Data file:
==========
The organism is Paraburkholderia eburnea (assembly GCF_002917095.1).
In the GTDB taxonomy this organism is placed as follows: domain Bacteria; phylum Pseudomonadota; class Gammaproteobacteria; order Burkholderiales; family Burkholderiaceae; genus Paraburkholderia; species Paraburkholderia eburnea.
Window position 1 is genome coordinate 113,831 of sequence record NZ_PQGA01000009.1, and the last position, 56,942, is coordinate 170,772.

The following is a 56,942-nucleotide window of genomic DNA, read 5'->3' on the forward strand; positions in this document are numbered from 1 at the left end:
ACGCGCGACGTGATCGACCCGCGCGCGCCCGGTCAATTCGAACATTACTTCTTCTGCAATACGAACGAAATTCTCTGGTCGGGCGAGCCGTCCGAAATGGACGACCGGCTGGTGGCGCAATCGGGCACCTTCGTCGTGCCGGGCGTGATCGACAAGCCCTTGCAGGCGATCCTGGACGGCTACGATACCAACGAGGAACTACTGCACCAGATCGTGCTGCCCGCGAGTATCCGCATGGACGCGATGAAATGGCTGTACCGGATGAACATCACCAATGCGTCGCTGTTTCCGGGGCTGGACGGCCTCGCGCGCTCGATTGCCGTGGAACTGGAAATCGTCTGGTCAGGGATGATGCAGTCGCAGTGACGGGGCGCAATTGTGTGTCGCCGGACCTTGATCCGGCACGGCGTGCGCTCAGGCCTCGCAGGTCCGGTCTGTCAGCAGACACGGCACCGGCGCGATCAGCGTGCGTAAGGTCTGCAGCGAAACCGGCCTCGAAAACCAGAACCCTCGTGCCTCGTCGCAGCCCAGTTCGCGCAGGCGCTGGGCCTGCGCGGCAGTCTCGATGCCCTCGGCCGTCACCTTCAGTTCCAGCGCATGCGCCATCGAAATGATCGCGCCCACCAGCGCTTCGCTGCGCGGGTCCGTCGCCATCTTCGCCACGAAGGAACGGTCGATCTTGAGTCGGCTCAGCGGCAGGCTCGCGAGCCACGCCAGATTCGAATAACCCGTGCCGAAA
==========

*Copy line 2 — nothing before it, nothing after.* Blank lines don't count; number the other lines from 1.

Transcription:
In the GTDB taxonomy this organism is placed as follows: domain Bacteria; phylum Pseudomonadota; class Gammaproteobacteria; order Burkholderiales; family Burkholderiaceae; genus Paraburkholderia; species Paraburkholderia eburnea.